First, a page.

As the California legislature approached its deadline for moving bills from the house of origin to the second house, advocacy efforts led by ASA; California Staffing Professionals, an ASA-affiliated chapter; and California lobbyists Mike Robson and Bridget McGowan of Edelstein Gilbert Robson & Smith LLC were instrumental in derailing two California bills that would have had a major negative impact on the staffing industry.
AB 331 would establish various requirements for the use of automated decision tools (ADTs), including in the employment context. Among other things, the law would require that developers and users of ADTs prepare yearly impact statements addressing the use and validity of the ADTs, prepare governance programs to manage the risk of algorithmic discrimination, notify all persons subject to a consequential decision made by an ADT, and provide an alternative selection process for individuals who choose not to be subject to ADT evaluation.
SB 809 would eliminate an employer’s ability to consider an applicant’s conviction history save for a few very narrow exceptions, such as when considering applicants for jobs in industries the government deems sensitive in nature. Thus, companies outside those industries would be prohibited from considering applicant conviction history. For those companies permitted to consider conviction history, the bill would prohibit an adverse action against an applicant due to a delay in obtaining information regarding the applicant’s conviction history, even where that delay was outside of a company’s control.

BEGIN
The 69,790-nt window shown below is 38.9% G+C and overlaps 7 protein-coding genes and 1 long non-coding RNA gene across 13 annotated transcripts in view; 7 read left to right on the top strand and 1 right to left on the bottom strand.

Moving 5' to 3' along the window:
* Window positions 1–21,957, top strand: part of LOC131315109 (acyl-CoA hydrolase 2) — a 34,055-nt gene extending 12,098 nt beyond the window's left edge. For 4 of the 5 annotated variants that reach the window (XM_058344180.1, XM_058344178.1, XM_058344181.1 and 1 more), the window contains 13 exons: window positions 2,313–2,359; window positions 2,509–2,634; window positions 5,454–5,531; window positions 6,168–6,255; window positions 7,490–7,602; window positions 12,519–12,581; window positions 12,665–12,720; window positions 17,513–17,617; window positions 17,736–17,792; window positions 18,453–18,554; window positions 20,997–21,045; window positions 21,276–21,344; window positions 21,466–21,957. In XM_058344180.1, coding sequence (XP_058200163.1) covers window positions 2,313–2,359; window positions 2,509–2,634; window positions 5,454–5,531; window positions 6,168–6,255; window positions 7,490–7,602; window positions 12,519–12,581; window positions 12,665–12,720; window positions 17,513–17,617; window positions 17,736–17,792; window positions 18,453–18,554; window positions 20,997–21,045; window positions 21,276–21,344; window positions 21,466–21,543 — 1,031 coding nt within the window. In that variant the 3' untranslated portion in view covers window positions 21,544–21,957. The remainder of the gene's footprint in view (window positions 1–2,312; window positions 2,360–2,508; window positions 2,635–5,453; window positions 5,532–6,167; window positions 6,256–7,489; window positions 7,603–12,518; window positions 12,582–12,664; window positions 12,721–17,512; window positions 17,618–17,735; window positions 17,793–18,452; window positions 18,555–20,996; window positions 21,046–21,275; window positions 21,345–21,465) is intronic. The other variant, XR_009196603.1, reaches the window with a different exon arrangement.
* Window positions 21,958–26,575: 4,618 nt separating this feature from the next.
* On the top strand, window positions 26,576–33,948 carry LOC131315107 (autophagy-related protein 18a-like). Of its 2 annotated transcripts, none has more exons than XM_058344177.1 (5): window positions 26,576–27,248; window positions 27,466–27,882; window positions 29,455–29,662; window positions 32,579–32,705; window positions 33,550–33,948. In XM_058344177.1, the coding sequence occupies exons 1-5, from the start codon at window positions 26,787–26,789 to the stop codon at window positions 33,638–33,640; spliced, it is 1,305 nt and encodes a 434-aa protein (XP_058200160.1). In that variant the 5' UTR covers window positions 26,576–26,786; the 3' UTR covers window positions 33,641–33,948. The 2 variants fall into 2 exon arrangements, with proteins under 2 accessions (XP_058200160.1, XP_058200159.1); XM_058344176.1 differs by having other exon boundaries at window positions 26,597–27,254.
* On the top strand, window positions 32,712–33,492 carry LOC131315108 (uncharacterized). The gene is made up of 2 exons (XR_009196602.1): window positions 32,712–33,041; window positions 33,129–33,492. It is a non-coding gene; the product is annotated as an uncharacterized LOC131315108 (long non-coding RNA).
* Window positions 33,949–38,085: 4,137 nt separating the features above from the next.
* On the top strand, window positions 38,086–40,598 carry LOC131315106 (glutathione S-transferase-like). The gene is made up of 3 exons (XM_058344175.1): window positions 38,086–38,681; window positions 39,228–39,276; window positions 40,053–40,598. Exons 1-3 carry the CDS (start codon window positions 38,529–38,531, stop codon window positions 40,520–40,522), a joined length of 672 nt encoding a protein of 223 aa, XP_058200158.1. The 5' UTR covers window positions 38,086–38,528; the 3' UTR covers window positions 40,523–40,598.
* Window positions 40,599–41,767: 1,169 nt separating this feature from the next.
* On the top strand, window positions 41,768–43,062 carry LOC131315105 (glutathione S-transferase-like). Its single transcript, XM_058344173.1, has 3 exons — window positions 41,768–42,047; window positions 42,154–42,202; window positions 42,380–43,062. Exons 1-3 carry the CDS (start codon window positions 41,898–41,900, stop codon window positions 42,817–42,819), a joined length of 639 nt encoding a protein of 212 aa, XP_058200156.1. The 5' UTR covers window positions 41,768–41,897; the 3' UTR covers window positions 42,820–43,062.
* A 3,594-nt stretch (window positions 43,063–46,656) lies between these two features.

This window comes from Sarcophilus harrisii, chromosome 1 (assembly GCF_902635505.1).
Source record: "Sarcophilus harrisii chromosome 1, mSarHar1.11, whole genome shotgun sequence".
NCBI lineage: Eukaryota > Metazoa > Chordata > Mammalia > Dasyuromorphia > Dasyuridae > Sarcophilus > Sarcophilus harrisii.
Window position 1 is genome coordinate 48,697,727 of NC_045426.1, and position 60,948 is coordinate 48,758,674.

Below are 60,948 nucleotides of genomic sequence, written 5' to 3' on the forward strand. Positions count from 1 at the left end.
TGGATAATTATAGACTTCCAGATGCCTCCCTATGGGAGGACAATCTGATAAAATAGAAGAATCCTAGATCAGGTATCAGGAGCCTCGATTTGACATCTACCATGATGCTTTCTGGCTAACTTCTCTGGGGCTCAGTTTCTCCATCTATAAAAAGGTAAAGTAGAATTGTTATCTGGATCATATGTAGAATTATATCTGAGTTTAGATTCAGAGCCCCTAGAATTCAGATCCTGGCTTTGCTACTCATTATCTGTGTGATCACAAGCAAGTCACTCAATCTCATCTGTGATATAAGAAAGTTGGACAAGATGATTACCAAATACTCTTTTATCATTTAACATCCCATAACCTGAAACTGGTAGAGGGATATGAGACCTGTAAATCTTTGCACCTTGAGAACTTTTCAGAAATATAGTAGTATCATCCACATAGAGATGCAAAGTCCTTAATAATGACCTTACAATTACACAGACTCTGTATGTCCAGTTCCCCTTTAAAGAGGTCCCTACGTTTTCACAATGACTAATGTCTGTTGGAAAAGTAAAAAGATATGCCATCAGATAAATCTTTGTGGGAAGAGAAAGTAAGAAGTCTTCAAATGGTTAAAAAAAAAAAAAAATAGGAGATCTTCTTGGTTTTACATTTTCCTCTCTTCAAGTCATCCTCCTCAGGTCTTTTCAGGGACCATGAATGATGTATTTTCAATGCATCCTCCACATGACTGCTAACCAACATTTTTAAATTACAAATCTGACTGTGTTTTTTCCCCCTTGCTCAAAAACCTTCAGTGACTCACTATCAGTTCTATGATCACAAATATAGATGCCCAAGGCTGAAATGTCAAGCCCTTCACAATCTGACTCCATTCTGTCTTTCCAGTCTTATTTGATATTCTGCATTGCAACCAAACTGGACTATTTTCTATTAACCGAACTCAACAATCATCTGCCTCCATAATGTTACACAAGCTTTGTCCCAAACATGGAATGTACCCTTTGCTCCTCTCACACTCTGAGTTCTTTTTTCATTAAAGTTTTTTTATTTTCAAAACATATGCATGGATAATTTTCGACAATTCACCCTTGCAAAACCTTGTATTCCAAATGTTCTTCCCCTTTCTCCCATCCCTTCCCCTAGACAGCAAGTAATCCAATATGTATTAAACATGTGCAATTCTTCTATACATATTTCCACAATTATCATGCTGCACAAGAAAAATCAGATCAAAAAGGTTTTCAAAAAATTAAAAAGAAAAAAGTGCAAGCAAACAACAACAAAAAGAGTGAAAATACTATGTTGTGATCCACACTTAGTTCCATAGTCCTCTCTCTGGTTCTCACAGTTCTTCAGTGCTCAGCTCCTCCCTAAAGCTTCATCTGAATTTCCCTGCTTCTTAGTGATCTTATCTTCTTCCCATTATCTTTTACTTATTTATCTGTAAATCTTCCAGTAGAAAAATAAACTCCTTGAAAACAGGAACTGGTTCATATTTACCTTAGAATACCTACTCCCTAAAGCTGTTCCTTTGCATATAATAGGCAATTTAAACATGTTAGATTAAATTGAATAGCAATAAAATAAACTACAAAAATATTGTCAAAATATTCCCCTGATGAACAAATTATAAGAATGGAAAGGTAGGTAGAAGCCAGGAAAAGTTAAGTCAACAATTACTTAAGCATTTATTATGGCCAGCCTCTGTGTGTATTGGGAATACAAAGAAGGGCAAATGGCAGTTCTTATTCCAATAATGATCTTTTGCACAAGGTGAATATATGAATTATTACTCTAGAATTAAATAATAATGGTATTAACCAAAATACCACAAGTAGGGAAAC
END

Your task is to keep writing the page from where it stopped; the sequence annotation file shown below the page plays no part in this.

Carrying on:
The staffing industry worked with the California Chamber of Commerce to oppose or suggest amendments to the bills. For AB 331, amendments proposed by ASA would, among other things, limit the circumstances in which candidates may opt out of ADT evaluation, thereby ensuring that staffing firms could continue to place candidates in jobs in a timely manner. For SB 809, ASA joined a coalition of employer groups in opposing the bill on the basis that it would prohibit staffing firms from conducting criminal background checks for most jobs, including in cases where staffing firm clients require background checks of potential candidates.
Following weeks of discussions and negotiations, both AB 331 and SB 809 were moved to the inactive file, meaning they will not be taken up this year. Both bills can be reconsidered during the 2024 legislative session, and ASA will re-engage if necessary next year.